Steve Baur
Former Editor, Modified Mustangs & Fords
September 1, 2009
Photos By: Kevin DiOssi, Pete Epple
Roush fitted the arguably ugly back end of the '10 Mustang with its own rear fascia and decklid spoiler. The fascia incorporates a diffuser, as well as side-trim detail that ties it in with the side rocker panels.

The NHRA-sanctioned quarter-mile offers Wednesday and Saturday test-and-tune events, and the track's executive general manager, Don Robertson, gave us first crack at the track when it opened. After we heated up the Dunlops for a few gratuitous burnout photos, we used the heat-soaked 427R to mostly hone our launch technique on the first two runs. We then let it cool down for about an hour, which isn't much given that the ambient air temperature was a tropical 85 degrees. Still, we pulled to the line, raised the revs to 3,500, and slipped the clutch while applying the throttle. With a few chirps emitting from the rear tires, we were off and logged a 2.05-second 60-foot time, which was followed by a 13.26 at 107.81. We then hot-lapped the car and ran a 13.45 at 106.43 (2.06 60-foot). Feeling that the 2.0-second 60-foot range was optimal for the tire and track conditions, we were pretty confidant that our 13.26 would hold up for the rest of the evening-and it did.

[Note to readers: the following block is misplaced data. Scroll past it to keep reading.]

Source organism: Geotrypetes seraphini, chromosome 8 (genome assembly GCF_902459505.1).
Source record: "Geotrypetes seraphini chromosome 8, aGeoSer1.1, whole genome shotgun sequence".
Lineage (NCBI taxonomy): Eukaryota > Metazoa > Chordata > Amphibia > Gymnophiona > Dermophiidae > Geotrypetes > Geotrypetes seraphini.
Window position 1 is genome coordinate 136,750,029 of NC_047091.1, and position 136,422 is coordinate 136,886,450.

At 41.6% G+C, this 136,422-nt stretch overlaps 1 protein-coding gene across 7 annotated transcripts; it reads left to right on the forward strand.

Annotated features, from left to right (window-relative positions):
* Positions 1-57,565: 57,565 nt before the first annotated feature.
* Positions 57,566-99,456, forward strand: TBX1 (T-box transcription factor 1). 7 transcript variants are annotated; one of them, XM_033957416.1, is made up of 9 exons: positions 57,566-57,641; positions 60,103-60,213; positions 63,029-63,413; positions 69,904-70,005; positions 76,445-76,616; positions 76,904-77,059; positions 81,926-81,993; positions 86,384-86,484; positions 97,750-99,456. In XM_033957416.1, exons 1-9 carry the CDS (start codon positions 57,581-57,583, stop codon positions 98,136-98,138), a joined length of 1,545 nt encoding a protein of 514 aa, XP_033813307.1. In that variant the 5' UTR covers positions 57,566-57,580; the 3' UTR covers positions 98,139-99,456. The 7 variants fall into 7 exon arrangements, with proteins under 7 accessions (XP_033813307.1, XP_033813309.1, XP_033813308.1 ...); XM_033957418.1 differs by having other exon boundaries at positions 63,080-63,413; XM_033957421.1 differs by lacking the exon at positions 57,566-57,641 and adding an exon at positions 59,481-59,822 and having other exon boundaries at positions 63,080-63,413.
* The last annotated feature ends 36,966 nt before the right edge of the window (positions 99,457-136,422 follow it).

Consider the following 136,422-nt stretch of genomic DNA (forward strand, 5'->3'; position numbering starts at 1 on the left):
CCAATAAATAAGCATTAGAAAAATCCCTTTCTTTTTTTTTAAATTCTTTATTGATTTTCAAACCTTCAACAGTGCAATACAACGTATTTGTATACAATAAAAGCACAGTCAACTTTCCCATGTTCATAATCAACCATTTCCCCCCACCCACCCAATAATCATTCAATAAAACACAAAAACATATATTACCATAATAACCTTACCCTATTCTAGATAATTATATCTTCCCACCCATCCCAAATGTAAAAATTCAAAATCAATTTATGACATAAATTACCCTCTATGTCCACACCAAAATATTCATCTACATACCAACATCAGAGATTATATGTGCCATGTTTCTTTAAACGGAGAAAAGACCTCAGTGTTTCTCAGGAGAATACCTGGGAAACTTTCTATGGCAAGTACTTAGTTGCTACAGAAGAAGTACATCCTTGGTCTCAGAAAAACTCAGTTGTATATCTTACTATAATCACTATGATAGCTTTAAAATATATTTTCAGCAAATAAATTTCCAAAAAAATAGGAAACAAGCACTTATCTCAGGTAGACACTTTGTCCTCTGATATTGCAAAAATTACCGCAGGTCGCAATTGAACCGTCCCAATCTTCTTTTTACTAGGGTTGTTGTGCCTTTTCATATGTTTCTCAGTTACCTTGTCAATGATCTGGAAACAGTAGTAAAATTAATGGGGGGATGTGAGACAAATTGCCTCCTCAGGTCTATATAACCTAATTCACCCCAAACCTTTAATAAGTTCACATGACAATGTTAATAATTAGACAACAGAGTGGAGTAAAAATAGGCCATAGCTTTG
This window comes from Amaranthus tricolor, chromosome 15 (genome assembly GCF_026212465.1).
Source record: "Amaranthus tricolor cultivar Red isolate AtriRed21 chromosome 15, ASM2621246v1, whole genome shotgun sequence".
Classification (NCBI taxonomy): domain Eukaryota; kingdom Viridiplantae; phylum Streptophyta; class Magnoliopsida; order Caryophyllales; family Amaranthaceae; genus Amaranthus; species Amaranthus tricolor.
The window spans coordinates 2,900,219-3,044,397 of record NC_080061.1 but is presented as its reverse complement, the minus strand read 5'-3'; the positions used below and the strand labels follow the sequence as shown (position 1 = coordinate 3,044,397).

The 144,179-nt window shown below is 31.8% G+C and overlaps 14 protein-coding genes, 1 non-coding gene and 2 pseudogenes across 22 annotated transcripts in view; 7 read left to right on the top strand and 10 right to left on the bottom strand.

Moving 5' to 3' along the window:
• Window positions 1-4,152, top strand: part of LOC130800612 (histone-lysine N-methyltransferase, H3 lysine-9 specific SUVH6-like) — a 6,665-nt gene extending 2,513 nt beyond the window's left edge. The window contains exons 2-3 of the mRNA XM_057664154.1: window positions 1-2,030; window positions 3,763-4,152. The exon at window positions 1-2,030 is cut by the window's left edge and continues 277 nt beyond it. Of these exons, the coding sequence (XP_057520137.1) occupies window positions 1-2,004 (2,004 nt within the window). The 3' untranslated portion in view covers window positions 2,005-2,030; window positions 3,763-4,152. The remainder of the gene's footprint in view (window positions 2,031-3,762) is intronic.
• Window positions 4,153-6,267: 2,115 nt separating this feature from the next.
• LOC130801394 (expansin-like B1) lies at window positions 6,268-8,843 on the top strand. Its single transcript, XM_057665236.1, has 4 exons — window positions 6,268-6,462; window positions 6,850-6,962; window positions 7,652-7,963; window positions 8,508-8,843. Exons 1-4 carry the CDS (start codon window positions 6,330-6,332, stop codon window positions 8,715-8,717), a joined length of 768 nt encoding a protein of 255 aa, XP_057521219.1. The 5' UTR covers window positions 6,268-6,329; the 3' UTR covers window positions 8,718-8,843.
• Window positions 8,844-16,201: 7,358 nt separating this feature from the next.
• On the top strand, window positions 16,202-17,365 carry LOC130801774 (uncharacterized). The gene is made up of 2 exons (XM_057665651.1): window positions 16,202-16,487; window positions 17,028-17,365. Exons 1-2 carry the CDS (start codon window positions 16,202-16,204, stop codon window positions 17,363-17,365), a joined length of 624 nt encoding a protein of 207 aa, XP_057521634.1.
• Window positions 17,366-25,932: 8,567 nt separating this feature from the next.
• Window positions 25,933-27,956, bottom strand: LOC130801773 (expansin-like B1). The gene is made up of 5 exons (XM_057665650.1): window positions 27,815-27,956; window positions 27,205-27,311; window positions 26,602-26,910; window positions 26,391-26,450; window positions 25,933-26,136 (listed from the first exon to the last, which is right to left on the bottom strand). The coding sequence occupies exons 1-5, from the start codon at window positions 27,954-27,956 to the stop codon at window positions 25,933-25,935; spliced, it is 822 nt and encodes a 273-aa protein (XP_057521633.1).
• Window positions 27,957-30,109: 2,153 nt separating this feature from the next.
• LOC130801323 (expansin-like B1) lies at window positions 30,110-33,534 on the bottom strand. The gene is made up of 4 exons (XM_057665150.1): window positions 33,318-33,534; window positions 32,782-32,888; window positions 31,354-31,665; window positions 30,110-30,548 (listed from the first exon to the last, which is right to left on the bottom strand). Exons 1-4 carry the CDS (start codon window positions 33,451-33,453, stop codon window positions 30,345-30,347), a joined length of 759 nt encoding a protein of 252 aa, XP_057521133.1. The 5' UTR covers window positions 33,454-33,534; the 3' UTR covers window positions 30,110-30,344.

With a shorter, stickier tire and/or more rear gear-perhaps 4.10s-the times should drop quite a bit. Trap speed was very close to the 107/108 mph we clocked with the previous-generation 427R at Englishtown, where we ran a 12.32. That was with a shorter tire, a much better 60-foot time, and a much cooler air temperature.

Our test vehicle wore the optional 20x9-inch, chrome-plated alloys wrapped in 275/35/ZR20 Dunlop rubber. Our source at Roush tells us a 20-inch Cooper RS3 tire is in the works and should be available later this year.

Base price for the '10 427R comes in around $47,000; ours, which was loaded to the gills, checked in at $55,538. The '10 427R escapes the gas-guzzler tax, which should help with the bottom line, but Roush's latest offering features stiff competition from Shelby, not to mention the new Chevy Camaro and Dodge Challenger.

Roush plans to offer its Stage 1 and Stage 2 models for 2010, as well as the 427R. Those looking for the Stage 3 will have to wait awhile. Roush is still considering the model's content package and an arrival is yet to be determined.

Aside from budget considerations, we don't know why anyone would want any other Roush. The 427R is the complete package, with a bold aggressive look that is unmistakable.